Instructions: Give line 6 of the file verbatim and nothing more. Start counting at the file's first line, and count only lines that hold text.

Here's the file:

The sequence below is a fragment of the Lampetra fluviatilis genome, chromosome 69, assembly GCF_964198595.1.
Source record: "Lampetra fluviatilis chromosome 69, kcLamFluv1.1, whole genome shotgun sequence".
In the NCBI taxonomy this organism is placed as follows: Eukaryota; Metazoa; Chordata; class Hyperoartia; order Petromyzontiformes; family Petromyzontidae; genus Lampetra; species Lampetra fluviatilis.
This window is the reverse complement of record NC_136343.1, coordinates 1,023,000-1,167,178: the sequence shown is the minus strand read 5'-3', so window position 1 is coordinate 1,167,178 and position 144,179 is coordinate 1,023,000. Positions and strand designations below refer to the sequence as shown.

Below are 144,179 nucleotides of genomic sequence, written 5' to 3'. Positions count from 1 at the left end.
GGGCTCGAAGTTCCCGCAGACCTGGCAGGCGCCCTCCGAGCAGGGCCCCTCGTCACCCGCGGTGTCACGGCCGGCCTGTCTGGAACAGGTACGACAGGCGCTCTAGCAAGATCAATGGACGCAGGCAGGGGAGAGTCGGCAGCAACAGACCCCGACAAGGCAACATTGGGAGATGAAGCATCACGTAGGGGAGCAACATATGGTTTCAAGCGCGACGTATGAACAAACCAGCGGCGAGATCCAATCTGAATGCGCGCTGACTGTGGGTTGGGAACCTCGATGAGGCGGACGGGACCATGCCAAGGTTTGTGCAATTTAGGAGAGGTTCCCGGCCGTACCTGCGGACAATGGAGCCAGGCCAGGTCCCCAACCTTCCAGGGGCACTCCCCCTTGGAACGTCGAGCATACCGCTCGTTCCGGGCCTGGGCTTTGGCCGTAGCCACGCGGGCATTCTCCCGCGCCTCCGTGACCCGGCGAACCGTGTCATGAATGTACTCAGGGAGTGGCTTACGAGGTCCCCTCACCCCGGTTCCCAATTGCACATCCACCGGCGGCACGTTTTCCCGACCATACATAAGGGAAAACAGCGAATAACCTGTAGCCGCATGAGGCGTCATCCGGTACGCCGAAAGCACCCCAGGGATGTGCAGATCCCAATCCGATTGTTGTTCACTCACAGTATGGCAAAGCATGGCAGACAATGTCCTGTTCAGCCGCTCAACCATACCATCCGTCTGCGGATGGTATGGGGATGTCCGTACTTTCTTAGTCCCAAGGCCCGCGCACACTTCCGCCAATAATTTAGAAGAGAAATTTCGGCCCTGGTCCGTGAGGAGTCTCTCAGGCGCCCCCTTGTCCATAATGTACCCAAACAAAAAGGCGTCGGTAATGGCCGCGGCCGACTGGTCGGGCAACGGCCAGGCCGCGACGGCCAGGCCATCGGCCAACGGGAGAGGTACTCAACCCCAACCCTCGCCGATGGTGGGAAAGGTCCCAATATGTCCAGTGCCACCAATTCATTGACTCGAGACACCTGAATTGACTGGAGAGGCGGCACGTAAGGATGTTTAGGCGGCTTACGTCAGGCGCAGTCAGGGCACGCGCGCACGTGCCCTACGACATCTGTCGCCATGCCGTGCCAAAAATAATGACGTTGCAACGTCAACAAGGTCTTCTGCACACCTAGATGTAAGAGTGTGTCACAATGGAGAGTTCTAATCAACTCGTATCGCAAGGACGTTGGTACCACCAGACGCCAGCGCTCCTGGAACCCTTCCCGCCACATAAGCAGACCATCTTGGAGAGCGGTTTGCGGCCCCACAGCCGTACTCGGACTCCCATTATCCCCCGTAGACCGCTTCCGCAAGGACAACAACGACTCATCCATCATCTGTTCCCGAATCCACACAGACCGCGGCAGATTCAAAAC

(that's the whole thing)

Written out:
GGGCTCGAAGTTCCCGCAGACCTGGCAGGCGCCCTCCGAGCAGGGCCCCTCGTCACCCGCGGTGTCACGGCCGGCCTGTCTGGAACAGGTACGACAGGCGCTCTAGCAAGATCAATGGACGCAGGCAGGGGAGAGTCGGCAGCAACAGACCCCGACAAGGCAACATTGGGAGATGAAGCATCACGTAGGGGAGCAACATATGGTTTCAAGCGCGACGTATGAACAAACCAGCGGCGAGATCCAATCTGAATGCGCGCTGACTGTGGGTTGGGAACCTCGATGAGGCGGACGGGACCATGCCAAGGTTTGTGCAATTTAGGAGAGGTTCCCGGCCGTACCTGCGGACAATGGAGCCAGGCCAGGTCCCCAACCTTCCAGGGGCACTCCCCCTTGGAACGTCGAGCATACCGCTCGTTCCGGGCCTGGGCTTTGGCCGTAGCCACGCGGGCATTCTCCCGCGCCTCCGTGACCCGGCGAACCGTGTCATGAATGTACTCAGGGAGTGGCTTACGAGGTCCCCTCACCCCGGTTCCCAATTGCACATCCACCGGCGGCACGTTTTCCCGACCATACATAAGGGAAAACAGCGAATAACCTGTAGCCGCATGAGGCGTCATCCGGTACGCCGAAAGCACCCCAGGGATGTGCAGATCCCAATCCGATTGTTGTTCACTCACAGTATGGCAAAGCATGGCAGACAATGTCCTGTTCAGCCGCTCAACCATACCATCCGTCTGCGGATGGTATGGGGATGTCCGTACTTTCTTAGTCCCAAGGCCCGCGCACACTTCCGCCAATAATTTAGAAGAGAAATTTCGGCCCTGGTCCGTGAGGAGTCTCTCAGGCGCCCCCTTGTCCATAATGTACCCAAACAAAAAGGCGTCGGTAATGGCCGCGGCCGACTGGTCGGGCAACGGCCAGGCCGCGACGGCCAGGCCATCGGCCAACGGGAGAGGTACTCAACCCCAACCCTCGCCGATGGTGGGAAAGGTCCCAATATGTCCAGTGCCACCAATTCATTGACTCGAGACACCTGAATTGACTGGAGAGGCGGCACGTAAGGATGTTTAGGCGGCTTACGTCAGGCGCAGTCAGGGCACGCGCGCACGTGCCCTACGACATCTGTCGCCATGCCGTGCCAAAAATAATGACGTTGCAACGTCAACAAGGTCTTCTGCACACCTAGATGTAAGAGTGTGTCACAATGGAGAGTTCTAATCAACTCGTATCGCAAGGACGTTGGTACCACCAGACGCCAGCGCTCCTGGAACCCTTCCCGCCACATAAGCAGACCATCTTGGAGAGCGGTTTGCGGCCCCACAGCCGTACTCGGACTCCCATTATCCCCCGTAGACCGCTTCCGCAAGGACAACAACGACTCATCCATCATCTGTTCCCGAATCCACACAGACCGCGGCAGATTCAAAAC